For my part, I begin by framing the issue thus:
- Everyone who believes the Bible is true believes in predestination. It's an explicitly biblical term. The question is not whether you believe in it, but rather what you believe about it.
- The tension between predestination and free will is real, but exacerbated by the limits of our human understanding. To many of us, to accept the idea of predestination would seem to reduce us to mere automatons. To be sure there is mystery here, but choice is not a zero-sum game. The Bible clearly teaches that God foreknew, predestined and then called me, but it also clearly places upon me the responsibility of choosing to "Repent and believe the good news." God chooses, and I also choose ... both are true without diminishing the other, in the same way that my body occupies physical space without in any way reducing the amount of space left available for the omnipresent God to occupy.
- The topic of predestination is often discussed in Scripture within the context of our hope security as children of God. We are to rest, to have joy, to have courage and great confidence, for the God of the Universe has committed Himself to us for all eternity--why should we fear or doubt?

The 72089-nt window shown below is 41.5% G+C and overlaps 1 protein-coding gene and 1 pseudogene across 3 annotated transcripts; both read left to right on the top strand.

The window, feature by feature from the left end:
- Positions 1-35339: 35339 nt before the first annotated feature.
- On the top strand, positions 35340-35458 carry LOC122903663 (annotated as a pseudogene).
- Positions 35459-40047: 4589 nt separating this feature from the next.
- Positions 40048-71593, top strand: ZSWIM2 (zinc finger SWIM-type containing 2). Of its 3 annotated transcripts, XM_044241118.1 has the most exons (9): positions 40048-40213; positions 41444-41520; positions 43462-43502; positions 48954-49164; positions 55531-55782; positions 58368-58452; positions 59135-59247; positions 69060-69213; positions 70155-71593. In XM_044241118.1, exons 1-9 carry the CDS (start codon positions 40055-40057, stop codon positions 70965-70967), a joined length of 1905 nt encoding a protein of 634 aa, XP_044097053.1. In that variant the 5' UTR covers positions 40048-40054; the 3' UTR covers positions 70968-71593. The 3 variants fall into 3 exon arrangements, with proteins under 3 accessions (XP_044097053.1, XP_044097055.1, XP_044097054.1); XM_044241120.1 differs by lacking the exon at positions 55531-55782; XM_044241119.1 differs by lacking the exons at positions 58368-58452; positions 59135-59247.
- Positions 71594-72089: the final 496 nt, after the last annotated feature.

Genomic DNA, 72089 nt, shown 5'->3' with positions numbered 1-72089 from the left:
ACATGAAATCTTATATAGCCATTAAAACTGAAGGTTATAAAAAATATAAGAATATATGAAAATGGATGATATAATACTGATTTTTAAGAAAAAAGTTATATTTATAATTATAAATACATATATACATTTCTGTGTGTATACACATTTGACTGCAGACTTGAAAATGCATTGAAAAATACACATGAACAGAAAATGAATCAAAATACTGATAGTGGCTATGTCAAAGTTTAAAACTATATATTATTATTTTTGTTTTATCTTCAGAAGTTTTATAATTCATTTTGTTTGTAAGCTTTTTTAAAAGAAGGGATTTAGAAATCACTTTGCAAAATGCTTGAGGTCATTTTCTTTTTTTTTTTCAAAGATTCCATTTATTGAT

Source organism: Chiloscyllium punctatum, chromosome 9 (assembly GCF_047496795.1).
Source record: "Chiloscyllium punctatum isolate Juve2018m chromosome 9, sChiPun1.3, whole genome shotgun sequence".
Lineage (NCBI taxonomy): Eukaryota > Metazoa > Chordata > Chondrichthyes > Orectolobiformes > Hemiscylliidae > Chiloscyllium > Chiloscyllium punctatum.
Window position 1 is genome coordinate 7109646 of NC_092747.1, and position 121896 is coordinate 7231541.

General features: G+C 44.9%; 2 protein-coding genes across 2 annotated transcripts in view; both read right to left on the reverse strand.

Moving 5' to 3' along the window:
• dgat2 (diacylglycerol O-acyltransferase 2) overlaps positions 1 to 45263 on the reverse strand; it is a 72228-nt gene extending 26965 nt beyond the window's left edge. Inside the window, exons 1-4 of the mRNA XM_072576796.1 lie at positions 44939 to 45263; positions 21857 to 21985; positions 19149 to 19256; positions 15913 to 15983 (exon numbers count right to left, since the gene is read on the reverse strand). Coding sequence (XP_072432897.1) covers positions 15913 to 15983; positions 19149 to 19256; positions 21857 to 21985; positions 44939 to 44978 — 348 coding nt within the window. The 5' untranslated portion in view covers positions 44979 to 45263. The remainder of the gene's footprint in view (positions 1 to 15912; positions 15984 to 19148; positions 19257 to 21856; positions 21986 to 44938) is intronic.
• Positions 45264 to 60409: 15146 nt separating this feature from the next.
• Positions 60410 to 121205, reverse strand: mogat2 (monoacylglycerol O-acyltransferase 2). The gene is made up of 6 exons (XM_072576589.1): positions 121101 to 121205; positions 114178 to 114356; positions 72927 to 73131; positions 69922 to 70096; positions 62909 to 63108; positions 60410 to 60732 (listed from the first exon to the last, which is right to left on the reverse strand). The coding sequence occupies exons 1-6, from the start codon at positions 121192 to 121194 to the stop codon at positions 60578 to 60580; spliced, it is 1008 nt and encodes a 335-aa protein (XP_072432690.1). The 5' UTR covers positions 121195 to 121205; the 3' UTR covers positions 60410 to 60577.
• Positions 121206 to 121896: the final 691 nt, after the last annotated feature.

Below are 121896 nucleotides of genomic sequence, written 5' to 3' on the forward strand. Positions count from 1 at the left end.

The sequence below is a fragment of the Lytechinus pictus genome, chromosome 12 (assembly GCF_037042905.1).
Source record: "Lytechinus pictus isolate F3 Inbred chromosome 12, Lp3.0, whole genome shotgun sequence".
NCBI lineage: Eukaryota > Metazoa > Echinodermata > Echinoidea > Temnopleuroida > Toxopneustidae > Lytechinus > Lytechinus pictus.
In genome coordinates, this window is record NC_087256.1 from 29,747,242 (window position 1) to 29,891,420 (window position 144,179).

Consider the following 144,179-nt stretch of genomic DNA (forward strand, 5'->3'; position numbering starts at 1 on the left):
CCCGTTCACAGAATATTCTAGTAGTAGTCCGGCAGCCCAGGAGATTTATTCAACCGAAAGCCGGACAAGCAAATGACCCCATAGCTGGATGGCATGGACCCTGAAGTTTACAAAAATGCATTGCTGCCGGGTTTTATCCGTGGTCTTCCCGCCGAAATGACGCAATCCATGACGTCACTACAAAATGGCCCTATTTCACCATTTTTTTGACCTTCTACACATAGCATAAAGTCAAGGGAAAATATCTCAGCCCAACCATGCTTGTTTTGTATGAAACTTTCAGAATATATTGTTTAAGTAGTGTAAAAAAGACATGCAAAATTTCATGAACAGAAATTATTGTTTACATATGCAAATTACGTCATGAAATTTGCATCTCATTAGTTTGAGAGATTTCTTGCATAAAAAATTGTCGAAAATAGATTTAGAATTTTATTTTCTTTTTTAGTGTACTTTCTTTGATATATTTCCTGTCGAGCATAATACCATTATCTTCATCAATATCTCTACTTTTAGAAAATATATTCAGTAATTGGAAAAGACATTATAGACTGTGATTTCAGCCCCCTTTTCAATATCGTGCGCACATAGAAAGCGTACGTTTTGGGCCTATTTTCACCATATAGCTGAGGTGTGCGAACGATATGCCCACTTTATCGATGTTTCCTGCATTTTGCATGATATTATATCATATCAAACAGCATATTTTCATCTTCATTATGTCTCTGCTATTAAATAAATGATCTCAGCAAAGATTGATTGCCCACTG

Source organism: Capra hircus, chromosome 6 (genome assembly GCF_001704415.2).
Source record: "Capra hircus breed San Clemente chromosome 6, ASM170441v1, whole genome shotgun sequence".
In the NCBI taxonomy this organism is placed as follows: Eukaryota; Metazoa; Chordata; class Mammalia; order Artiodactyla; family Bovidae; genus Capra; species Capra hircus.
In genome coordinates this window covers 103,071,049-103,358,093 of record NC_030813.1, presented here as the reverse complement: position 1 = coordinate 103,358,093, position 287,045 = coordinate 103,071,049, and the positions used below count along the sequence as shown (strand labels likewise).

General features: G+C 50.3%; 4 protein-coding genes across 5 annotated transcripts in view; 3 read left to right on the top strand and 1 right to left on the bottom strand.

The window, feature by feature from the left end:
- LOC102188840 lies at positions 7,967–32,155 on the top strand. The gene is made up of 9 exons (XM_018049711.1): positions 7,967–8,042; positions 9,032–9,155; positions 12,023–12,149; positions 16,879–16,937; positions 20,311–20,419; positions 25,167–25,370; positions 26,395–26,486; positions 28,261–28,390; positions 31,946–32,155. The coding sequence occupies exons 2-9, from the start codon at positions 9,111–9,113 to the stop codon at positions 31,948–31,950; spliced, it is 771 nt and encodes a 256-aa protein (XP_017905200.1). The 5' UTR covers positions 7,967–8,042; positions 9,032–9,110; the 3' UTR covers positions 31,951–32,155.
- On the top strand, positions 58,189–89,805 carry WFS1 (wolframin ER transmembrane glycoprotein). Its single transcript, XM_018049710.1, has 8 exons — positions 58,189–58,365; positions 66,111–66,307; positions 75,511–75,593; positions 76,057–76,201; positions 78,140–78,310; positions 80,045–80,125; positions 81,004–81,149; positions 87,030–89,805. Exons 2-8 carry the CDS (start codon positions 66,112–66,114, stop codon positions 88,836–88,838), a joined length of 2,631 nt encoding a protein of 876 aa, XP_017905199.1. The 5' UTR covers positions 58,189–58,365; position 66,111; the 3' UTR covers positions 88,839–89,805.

- In the place where the Bible deals most directly with the implications of this topic (Romans 9), the Apostle Paul ultimately responds to our objections with a rebuke: "But who are you, O man, to talk back to God?" Let's not let our natural curiosity devolve into impertinence. There are limits to what we can ultimately comprehend about the eternal, infinite, almighty King.
- Rejecting predestination, on the other hand, doesn't resolve the issue of God's "fairness." After all, some seem to get a better opportunity to receive Christ than others. For example, the glorified Jesus Christ intercepted the Apostle Paul on the road to Damascus in order that he might be saved, while many others throughout history have died having never heard the gospel at all. Yet all will appear before God and be judged for their sins, for which all are held responsible. Tearing the "predestination passages" out of our Bibles solves nothing with respect to this issue, and in fact confuses it further.
- Understanding God's sovereignty over our evangelism is tremendously liberating. We don't need to fret over whether clumsy words or inefficient methods have cost someone a chance at salvation. Instead, we can concentrate on honoring God by obeying Him and participating in His saving works, trusting Him for the results.
In the end, we must confess there is a perspective that we have, in which we fully experience our choices and are fully responsible for them. Yet God has His own perspective, which we need to appreciate without letting it overwhelm or frustrate us ... by simply letting God be God, and being glad that He is in control. Or as John Piper would express it: